Ward (27-0, 14 KOs), who previously hadn’t scrapped since earning a 10th round TKO victory over “Bad” Chad Dawson in September 2012, last exited the squared circle on November 16 after outclassing Edwin Rodríguez to easily safeguard his crowns.
A brilliant tactician who hasn’t been conquered since he was a 12-year-old amateur, Ward officially beat the 28-year-old Rodríguez (24-1, 16 KOs) by scores of 118-106, 117-107 and 116-108.
Using elite footwork, a brilliant jab, and ferocious left hook, Ward dominated Rodríguez and absorbed virtually no punishment over 36 minutes.
The sport’s second premier pound-for-pounder is a defensive virtuoso who employs expert movement to keep opponents unbalanced.
Quickly adapting and readjusting to Rodríguez’s roughhouse tactics, Ward dictated the pace of the bout and excelled following a 14 month layoff.
"You guys know I'm dealing with a promotional situation that's not good right now. That shouldn't stop me from fighting. My manager is pressing hard, letting the promoter know that it's time to get me a fight,” said Ward, 30, a gold medalist as a light heavyweight at the 2004 Summer Olympics in Athens.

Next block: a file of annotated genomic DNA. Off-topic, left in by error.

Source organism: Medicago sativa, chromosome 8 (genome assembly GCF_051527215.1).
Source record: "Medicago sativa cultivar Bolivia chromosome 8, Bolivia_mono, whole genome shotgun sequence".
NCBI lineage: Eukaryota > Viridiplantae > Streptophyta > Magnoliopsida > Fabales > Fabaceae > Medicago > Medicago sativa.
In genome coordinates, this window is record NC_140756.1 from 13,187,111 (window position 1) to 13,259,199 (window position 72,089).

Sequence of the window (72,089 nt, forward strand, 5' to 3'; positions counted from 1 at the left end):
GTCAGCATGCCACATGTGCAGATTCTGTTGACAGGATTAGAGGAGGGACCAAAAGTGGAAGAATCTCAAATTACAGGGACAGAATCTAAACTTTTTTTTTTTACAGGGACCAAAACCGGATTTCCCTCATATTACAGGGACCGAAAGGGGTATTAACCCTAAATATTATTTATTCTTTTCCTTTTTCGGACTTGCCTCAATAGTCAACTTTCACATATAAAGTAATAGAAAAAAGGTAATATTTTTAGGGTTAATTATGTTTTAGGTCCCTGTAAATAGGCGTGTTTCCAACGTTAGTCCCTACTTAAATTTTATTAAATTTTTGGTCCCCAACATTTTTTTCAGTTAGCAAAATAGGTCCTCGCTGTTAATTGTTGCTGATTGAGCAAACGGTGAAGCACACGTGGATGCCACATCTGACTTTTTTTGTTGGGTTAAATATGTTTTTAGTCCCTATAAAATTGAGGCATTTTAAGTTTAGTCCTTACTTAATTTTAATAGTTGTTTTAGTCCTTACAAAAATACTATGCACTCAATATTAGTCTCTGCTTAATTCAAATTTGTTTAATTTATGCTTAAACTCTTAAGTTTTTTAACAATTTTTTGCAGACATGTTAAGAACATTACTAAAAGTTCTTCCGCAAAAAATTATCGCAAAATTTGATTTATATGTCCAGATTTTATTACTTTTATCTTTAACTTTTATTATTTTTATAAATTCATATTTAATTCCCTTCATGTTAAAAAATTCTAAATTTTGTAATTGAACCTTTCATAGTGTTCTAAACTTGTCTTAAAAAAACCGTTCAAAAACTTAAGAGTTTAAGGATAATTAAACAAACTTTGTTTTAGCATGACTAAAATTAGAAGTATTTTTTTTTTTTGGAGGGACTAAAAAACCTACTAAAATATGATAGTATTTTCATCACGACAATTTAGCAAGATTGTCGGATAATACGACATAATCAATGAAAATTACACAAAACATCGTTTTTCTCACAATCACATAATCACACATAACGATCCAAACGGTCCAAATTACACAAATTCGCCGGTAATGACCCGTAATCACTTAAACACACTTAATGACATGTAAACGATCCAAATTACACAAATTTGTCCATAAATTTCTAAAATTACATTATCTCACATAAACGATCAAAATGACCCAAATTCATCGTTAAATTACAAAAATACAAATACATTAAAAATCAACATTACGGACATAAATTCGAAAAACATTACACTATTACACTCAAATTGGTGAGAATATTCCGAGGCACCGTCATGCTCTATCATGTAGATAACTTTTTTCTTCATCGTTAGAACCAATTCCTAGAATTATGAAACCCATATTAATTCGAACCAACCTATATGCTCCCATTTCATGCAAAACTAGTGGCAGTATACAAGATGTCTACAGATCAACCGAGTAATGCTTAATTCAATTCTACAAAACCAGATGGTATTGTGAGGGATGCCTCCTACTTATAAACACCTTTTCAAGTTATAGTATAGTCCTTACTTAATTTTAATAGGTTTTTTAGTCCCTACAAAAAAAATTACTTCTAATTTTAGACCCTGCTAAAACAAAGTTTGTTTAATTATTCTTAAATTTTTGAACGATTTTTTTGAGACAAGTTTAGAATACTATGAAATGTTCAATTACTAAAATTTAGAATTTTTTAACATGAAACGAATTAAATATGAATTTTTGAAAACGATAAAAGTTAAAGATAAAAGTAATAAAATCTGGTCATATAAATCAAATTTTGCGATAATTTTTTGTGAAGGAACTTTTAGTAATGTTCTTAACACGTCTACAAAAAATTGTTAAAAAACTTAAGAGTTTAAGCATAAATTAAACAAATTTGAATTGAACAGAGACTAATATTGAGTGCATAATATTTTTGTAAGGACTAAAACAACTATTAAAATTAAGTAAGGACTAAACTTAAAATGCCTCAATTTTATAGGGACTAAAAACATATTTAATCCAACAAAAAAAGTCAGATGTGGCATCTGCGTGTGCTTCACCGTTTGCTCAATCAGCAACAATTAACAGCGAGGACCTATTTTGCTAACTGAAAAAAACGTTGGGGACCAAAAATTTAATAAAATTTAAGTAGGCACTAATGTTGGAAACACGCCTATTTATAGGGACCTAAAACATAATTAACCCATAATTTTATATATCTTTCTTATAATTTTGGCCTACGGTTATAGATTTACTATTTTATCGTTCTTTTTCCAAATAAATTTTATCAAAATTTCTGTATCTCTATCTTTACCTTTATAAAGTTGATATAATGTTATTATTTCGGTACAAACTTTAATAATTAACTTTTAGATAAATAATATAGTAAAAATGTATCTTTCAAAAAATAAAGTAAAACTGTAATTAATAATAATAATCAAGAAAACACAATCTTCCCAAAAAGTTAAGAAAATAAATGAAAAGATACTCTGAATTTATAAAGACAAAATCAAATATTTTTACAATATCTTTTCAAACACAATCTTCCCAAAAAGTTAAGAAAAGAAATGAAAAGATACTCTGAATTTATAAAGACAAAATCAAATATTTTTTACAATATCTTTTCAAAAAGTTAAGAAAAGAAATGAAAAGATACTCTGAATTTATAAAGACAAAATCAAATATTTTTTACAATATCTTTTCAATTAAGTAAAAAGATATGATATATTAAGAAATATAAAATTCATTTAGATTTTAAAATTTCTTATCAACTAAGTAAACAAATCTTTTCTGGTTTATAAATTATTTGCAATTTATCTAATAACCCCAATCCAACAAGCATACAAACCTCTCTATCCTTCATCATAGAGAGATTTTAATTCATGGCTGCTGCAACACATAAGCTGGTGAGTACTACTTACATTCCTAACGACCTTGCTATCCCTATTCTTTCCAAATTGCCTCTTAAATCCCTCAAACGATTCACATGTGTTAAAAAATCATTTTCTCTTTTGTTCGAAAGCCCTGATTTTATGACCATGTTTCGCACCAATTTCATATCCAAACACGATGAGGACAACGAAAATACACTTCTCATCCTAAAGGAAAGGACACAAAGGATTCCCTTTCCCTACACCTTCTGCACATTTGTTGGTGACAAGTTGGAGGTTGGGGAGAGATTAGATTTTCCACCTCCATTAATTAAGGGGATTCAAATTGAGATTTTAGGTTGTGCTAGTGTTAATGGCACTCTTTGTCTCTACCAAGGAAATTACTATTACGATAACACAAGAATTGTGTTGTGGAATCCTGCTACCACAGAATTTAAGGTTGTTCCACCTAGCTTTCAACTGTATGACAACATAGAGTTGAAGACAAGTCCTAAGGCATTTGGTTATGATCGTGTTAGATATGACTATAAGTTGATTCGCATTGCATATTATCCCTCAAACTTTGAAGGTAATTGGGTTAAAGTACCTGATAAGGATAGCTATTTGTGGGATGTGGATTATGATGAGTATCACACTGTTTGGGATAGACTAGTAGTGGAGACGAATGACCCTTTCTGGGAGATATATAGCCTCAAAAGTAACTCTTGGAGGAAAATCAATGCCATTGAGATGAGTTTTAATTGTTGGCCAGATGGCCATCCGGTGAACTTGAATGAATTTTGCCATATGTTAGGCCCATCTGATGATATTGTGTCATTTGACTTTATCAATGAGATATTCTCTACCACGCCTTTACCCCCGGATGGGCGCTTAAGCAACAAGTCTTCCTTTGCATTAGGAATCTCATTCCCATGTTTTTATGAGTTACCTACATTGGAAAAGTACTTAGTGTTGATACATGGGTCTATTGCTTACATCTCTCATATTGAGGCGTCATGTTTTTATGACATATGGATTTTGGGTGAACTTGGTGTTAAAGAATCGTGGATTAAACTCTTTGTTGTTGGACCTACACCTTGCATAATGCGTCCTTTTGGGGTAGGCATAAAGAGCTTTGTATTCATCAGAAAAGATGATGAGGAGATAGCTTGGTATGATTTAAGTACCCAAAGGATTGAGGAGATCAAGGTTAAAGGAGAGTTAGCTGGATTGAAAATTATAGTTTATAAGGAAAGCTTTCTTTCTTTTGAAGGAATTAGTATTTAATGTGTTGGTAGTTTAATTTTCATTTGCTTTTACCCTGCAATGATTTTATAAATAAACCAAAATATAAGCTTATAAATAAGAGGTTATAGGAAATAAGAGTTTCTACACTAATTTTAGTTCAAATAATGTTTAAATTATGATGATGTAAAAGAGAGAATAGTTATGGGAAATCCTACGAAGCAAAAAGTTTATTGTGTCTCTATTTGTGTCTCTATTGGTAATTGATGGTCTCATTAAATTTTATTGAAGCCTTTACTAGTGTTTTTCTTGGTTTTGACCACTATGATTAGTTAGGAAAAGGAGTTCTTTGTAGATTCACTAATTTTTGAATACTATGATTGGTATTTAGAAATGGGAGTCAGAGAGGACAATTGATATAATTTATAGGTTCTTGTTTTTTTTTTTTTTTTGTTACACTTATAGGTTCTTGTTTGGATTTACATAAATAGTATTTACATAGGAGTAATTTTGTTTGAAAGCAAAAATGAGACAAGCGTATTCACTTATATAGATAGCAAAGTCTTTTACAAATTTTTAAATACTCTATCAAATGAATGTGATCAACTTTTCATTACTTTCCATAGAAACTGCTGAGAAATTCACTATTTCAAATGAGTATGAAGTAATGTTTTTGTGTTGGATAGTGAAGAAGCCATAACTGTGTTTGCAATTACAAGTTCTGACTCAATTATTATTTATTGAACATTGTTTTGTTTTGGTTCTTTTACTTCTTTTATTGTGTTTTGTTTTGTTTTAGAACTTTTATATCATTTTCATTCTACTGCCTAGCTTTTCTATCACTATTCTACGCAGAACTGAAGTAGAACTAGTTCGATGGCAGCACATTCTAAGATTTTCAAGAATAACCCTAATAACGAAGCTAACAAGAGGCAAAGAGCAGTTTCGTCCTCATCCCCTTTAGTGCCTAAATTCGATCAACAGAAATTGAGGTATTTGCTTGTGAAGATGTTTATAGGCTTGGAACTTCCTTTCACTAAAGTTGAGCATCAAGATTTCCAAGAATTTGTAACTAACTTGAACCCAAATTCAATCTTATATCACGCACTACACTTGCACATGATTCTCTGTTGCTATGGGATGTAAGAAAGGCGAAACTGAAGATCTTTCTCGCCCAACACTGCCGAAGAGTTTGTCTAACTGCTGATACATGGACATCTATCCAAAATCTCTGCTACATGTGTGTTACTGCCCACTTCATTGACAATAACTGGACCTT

“The main thing is, my manager is doing his job. He's putting pressure to get me not just a fight, but the fight that I'm supposed to have at this stage in my career. I've gotten to the point I've gotten to by winning.”
The 31-year-old Golovkin (29-0, 26 KOs), who is taking an extended break following the death of his father in February, will brutalize the 28-year-old Chavez (48-1-1-1, 32 KOs) into submission this summer.
Hence, boxing fans may be treated to an exceptional show pitting Ward against Golovkin this winter.
Still, regardless of the causes, Ward must perform more than once a year.
For countless reasons, “it's time to get” Andre Ward in the ring on a far more consistent basis.